Do you have a camera that’s capable of controlling how long of an exposure it takes? With this and any small light source, you can make a really awesome illuminated image like the one featured above. Combine this with the hacking skills that you’ve hopefully learned from reading Hackaday, and the visual possibilities are endless.
Let’s look at the background of this entertaining light hacking technique, and how you can make images like this yourself!
What is Light Graffiti?
You may have seen images of streaks or simple shapes, or even complicated drawings embedded in a photograph of a dark environment. If it wasn’t just a poor photo, there’s a good chance that what you saw is light graffiti.
Although you might think that this is a relatively new art form, it’s been around since at least the late 1800’s, when [Marey] and [Demeny] demonstrated the first known light graffiti photograph (or light painting as it’s also known). Although technology has changed, the basic concept is the same.
A photograph records the light that hits the sensor or film on a camera, but has no concept of time per se. Because of this light (or anything visible) moving in front of the camera appears to be in all the points where it moved in the resulting photograph. If you take a long exposure photograph of a dark area, and move an illuminated object in front of it, this can be controlled to make whatever shape you want.
What equipment is needed/what I use
To make your own light graffiti art, you’ll need a camera capable of varying the exposure time (most likely a DSLR), a light source, and a dark environment. I use a Canon T2i with a remote triggering device to shoot with. If this camera is set on “bulb,” one can signal the camera to start then stop whenever you’re done with your shape. Alternatively, it can be triggered for a set amount of time. During this exposure, you can manipulate the light in front of the camera to create a light graffiti (LG) effect.
Besides the exposure time, one has to also set up the ISO (digital film sensitivity) correctly so as not to capture too much or too little light. Additionally, focusing can be a problem in the dark. To help with this, you can shine a light near where you’re going to be doing your graffiti, then focus on this point. Be sure to set the autofocus off when actually shooting to avoid any problems.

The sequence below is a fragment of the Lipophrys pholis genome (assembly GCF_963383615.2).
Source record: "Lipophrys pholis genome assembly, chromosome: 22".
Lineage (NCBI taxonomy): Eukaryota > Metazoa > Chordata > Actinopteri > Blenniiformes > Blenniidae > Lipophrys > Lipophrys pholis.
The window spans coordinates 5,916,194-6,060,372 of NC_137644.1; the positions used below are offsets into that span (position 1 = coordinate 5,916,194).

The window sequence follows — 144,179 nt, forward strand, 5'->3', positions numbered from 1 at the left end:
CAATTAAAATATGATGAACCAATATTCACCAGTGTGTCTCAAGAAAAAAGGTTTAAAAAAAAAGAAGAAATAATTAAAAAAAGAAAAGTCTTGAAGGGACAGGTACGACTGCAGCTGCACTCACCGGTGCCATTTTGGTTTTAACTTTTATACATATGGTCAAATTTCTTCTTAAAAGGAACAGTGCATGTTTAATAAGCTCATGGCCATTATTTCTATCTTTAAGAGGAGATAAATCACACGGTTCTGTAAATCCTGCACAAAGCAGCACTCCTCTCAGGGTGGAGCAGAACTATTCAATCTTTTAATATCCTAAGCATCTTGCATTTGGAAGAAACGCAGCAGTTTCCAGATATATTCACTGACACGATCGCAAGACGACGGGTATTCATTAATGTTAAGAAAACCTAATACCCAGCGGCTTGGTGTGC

Traditional light graffiti
A really easy quick experiment to see what this art form is all about would be to set your camera up for a long exposure and trigger it while looking at a light. Move it around, and you’ll see a streak on your digital film. Taking this concept farther, you can go out at night with a tripod and move a light in front of the lens. LEDs would be the obvious first choice for a light source. On the other hand, anything that is on fire, especially something emitting sparks can look really great for light graffiti. Caution should be used if you go in this direction to make sure you don’t burn yourself or start another fire.
Although fun by themselves, when attached to a string, LEDs can be used to create a vortex effect, or even an orb as seen in this post’s first image, and in other excellent photos on this page. When you’re twirling your light source around, dark clothing is helpful to keep yourself from appearing in the picture too much.
Using a laser pointer, as seen here, works well for drawing or writing on whatever your target object is. Just open the shutter and treat the laser just like you would a normal pen.
“Hacker” Light graffiti
When you’re ready to move beyond “traditional” light graffiti tools, some of the hacking skills featured here on Hackaday can be quite helpful. Light bars, like this simple LED arrangement that I made, or this color light bar using a programmable LED strip are excellent “hacker” choices. An LED-enabled CNC machine is another option, and I’ve even experimented with using a quadcopter for LG. Given a better (automatic) control scheme, this could be really stunning.
If you’re still wondering what LG is all about, check out the video below for some people from Boston University creating some really great “traditional” light graffiti photos:
Although cameras capable of this kind of shooting aren’t generally cheap, if you have one, I would highly recommend trying this technique out. I’ve enjoyed my experiments, but if you have any tips to share about getting a great LG shot, be sure to let us know in the comments! Like many other photographic techniques, LG is easy to get into, but takes a lot of effort to truly master.
Jeremy Cook is a Mechanical Engineer with a degree from Clemson University, and works in manufacturing and process automation. Additionally, Jeremy is an avid maker and former Hackaday staff writer. When he’s not at work or in the garage, you can find him on Twitter @JeremySCook, his projects blog JCoPro.net, or on his photography-related blog DIYTripods.com.